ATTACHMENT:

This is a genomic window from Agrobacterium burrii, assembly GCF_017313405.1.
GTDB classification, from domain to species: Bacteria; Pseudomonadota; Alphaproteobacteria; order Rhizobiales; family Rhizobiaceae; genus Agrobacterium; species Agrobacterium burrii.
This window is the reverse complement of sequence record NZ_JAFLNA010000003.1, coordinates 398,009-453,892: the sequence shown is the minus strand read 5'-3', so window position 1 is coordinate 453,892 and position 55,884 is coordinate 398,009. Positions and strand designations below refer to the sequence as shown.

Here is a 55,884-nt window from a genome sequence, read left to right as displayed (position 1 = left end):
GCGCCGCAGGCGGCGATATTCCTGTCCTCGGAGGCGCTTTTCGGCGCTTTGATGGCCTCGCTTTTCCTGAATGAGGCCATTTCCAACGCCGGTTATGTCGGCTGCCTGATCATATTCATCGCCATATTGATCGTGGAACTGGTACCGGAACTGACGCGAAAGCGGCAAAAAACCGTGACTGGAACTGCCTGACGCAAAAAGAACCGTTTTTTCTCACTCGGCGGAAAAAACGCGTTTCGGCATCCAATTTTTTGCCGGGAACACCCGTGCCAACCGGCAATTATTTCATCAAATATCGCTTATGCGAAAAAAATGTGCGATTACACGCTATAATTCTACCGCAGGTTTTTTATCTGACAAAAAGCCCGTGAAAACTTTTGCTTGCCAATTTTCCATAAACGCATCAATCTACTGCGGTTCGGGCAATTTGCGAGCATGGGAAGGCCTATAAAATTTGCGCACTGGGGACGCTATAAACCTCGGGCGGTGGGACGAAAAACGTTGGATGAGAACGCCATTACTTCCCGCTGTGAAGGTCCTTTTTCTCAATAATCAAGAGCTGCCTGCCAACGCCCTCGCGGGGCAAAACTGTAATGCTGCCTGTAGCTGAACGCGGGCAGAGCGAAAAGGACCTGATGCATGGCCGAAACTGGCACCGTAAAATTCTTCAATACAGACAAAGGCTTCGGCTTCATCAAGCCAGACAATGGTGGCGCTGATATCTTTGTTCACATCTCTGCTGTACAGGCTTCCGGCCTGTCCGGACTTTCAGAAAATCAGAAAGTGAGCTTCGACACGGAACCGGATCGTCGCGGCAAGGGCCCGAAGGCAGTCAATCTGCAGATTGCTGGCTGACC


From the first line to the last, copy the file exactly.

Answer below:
This is a genomic window from Agrobacterium burrii, assembly GCF_017313405.1.
GTDB classification, from domain to species: Bacteria; Pseudomonadota; Alphaproteobacteria; order Rhizobiales; family Rhizobiaceae; genus Agrobacterium; species Agrobacterium burrii.
This window is the reverse complement of sequence record NZ_JAFLNA010000003.1, coordinates 398,009-453,892: the sequence shown is the minus strand read 5'-3', so window position 1 is coordinate 453,892 and position 55,884 is coordinate 398,009. Positions and strand designations below refer to the sequence as shown.

Here is a 55,884-nt window from a genome sequence, read left to right as displayed (position 1 = left end):
GCGCCGCAGGCGGCGATATTCCTGTCCTCGGAGGCGCTTTTCGGCGCTTTGATGGCCTCGCTTTTCCTGAATGAGGCCATTTCCAACGCCGGTTATGTCGGCTGCCTGATCATATTCATCGCCATATTGATCGTGGAACTGGTACCGGAACTGACGCGAAAGCGGCAAAAAACCGTGACTGGAACTGCCTGACGCAAAAAGAACCGTTTTTTCTCACTCGGCGGAAAAAACGCGTTTCGGCATCCAATTTTTTGCCGGGAACACCCGTGCCAACCGGCAATTATTTCATCAAATATCGCTTATGCGAAAAAAATGTGCGATTACACGCTATAATTCTACCGCAGGTTTTTTATCTGACAAAAAGCCCGTGAAAACTTTTGCTTGCCAATTTTCCATAAACGCATCAATCTACTGCGGTTCGGGCAATTTGCGAGCATGGGAAGGCCTATAAAATTTGCGCACTGGGGACGCTATAAACCTCGGGCGGTGGGACGAAAAACGTTGGATGAGAACGCCATTACTTCCCGCTGTGAAGGTCCTTTTTCTCAATAATCAAGAGCTGCCTGCCAACGCCCTCGCGGGGCAAAACTGTAATGCTGCCTGTAGCTGAACGCGGGCAGAGCGAAAAGGACCTGATGCATGGCCGAAACTGGCACCGTAAAATTCTTCAATACAGACAAAGGCTTCGGCTTCATCAAGCCAGACAATGGTGGCGCTGATATCTTTGTTCACATCTCTGCTGTACAGGCTTCCGGCCTGTCCGGACTTTCAGAAAATCAGAAAGTGAGCTTCGACACGGAACCGGATCGTCGCGGCAAGGGCCCGAAGGCAGTCAATCTGCAGATTGCTGGCTGACC